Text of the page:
State Income Tax Benefits

In the past, your client may not have qualified for state income tax deductions either, because of the alternative minimum tax. Unfortunately, the newest restriction on SALT deductions included in the Act is more severe. The Act limits SALT deductions to $10,000 annually. This is the same cap for individuals and for married couples filing a joint income tax return. Further, the amount isn’t inflation-adjusted in future years. What can be done to address this new restriction? How might ING trusts help in that planning? Solutions for savings include shifting passive non-source income (such as your client’s stock and bond portfolio) into a non-grantor trust, such as an ING trust, and located in a no-tax state. This planning can save or at least defer all state income tax on that income (except, perhaps, New York). While this type of planning might not seem feasible for a retiree who might need distributions for living expenses, it may still be in part feasible, depending on the required minimum distributions the client must withdraw from a retirement plan relative to client’s living expenses.

Charitable Contribution Deductions

The Act also changed the calculus of charitable contribution deductions. Because of the SALT cap, many clients will be hard-pressed to obtain any benefit from a deduction for charitable contributions. This is because taxpayers with moderate wealth or income may not have deductions, including contributions, that exceed the new standard deduction, which is about double what it had been; $24,000 for married filing a joint return. 

A planning option to salvage contribution deductions might be the use a non-grantor trust to make charitable contributions. The non-grantor trust may be able to qualify for the entire charitable contribution deductions, without losing any of it to meet the standard deduction threshold. This is because trusts don’t have a standard deduction as do individual taxpayers.

There are a few nuances to this planning. The contributions must meet the requirements of IRC Section 642(c) and be paid from gross income.    

Net Investment Income Tax

There’s a net investment income tax, including business interests and naming a person who’s actively involved in the business as trustee may afford the opportunity to avoid the tax, among other benefits. Building several potentially valuable income tax benefits through structuring an ING trust and funding it with the appropriate assets may be an appropriate goal for the client.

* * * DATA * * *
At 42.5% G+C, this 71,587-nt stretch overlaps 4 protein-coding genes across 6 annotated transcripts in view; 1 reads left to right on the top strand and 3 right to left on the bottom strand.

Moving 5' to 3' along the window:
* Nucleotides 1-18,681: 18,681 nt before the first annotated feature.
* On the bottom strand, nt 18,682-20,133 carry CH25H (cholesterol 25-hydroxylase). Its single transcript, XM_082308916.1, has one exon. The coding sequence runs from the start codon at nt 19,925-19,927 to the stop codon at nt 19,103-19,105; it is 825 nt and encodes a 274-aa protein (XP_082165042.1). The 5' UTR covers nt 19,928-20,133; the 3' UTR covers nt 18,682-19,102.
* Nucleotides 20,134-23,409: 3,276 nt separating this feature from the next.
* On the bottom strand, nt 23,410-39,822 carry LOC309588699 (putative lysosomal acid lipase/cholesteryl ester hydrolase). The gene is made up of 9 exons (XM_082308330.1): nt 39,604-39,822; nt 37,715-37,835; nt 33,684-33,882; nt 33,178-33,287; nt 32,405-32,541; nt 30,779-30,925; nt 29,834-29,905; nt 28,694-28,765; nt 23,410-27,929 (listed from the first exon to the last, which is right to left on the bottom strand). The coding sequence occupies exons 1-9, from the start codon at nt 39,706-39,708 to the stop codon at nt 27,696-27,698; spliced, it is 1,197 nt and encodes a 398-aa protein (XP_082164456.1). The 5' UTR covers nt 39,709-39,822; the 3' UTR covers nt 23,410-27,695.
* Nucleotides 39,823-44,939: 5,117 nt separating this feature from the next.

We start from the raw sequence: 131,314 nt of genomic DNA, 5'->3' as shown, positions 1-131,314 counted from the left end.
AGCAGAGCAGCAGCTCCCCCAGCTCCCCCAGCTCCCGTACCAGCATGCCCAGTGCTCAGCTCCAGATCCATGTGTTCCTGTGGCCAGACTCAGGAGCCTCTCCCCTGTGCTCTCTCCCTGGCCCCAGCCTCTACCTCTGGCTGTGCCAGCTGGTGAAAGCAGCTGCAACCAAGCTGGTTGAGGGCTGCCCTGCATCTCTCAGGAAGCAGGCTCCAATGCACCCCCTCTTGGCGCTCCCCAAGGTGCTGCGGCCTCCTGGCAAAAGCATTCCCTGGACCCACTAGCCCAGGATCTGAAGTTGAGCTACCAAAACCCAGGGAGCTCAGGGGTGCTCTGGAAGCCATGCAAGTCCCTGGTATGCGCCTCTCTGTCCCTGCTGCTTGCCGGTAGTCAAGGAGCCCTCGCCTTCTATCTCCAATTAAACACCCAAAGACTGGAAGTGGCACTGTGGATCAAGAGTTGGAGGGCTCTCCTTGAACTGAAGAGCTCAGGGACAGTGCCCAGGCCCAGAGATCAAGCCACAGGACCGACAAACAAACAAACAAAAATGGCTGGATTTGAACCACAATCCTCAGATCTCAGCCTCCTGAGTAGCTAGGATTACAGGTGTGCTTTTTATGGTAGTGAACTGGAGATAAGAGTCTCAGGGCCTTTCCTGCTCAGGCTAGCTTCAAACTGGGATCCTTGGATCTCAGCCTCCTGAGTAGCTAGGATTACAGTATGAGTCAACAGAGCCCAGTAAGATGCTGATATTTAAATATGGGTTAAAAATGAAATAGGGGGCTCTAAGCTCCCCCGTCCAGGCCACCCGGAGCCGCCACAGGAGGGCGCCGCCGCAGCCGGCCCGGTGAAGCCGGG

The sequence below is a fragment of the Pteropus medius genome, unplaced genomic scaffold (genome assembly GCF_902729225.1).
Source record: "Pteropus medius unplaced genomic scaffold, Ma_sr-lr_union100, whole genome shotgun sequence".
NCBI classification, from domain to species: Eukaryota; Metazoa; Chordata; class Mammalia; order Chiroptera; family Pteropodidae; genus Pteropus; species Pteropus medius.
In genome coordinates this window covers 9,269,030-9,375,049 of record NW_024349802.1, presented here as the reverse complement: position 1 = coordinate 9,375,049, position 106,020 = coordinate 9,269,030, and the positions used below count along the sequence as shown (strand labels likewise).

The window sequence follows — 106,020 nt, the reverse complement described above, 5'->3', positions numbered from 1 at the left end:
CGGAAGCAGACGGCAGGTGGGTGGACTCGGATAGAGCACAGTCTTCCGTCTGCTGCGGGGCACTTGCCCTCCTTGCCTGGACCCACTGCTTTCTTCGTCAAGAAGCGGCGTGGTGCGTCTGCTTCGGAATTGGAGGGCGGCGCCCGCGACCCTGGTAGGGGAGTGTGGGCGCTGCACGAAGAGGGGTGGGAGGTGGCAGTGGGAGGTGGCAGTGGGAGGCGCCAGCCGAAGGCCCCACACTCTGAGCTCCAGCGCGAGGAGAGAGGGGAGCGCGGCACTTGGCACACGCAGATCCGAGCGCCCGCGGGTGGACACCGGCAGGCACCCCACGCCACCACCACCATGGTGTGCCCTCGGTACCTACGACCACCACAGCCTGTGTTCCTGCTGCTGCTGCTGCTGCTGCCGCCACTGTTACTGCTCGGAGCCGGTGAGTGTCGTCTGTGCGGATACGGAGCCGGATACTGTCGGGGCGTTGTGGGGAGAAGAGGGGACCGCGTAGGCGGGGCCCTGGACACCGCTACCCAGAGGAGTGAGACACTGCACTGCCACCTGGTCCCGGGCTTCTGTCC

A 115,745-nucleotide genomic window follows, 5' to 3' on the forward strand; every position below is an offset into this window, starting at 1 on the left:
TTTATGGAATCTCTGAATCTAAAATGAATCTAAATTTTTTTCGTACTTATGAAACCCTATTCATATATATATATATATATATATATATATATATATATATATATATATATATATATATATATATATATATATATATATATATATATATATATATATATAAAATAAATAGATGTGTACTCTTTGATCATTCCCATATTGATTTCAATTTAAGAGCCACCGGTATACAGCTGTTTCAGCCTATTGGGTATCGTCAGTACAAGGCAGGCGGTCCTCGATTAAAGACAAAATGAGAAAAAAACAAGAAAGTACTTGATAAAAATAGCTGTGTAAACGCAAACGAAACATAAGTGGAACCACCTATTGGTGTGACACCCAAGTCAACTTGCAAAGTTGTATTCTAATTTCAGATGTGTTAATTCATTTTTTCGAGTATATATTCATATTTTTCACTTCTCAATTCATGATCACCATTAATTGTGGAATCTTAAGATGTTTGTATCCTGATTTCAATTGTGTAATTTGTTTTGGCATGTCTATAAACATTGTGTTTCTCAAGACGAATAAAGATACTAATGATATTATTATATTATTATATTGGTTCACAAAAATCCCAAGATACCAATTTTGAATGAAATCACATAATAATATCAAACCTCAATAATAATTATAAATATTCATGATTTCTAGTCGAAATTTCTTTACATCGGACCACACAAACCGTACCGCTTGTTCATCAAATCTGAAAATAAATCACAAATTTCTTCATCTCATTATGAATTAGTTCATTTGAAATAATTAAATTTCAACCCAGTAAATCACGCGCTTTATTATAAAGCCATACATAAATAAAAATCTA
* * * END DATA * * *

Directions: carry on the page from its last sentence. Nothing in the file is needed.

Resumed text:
Adverse Parties on Distribution Committee

Another common characteristic of the ING trust is to have a distribution committee (often called the “power of appointment” committee). So, if you set up the trust in one of these jurisdictions, your client and perhaps one or two adverse parties, such as beneficiaries of the trust, would be on this committee and make distribution decisions, which included the client, “Adverse” means a trust that names the client and all their descendants. If a child is a descendant and a beneficiary, that child is adverse to your client because, if the child approves or directs, $100,000, for example, to your client; that’s $100,000 less for the child, making the child your client’s adverse party. The distribution committee is a hallmark of the ING trust. Therefore, be prudent when structuring a non-grantor trust to ensure that none of the trust provisions will taint or characterize the trust as a grantor trust and lose all the income tax planning benefits discussed here.

Traditional Incomplete Gift ING

Historically, ING trusts were typically created in states like Delaware and Nevada and referred to as DING (Delaware ING) and NING (Nevada ING). Historically, they were developed as incomplete gifts, that is, transfer that wouldn’t trigger a gift tax or use gift tax exemption. Under current law, the gift tax exemption in 2018 is $11.18 million. In the past, when many of the ING trust concepts were developed, the gift tax exemption was only $1 million, which very wealthy people already had used. Inasmuch, they wanted the transfers to assets to an ING trust to be incomplete for gift tax purposes. This is very important because the Act created a temporary much larger exemption. The exemption, however, is scheduled to be reduced by half in 2026. No one can foresee what may happen in Washington, but the amount of the exemption will likely sunset or decline from $10 million inflation adjusted to half that, or $5 million inflation adjusted, which might be reduced at an earlier stage.

So, using that exemption might suggest that instead of a traditional ING (unless your client is very wealthy), you might want to restructure the ING trust to be used to convert the traditional ING to a completed gift variation. Again, different from the historic approach, but perhaps more useful in the current tax environment. The Treasury recently issued proposed regulations suggesting that if the current exemption is used with a completed gift ING trust and when the exemption is reduced in the future, there will be no recapture or clawback of the excess exemption used.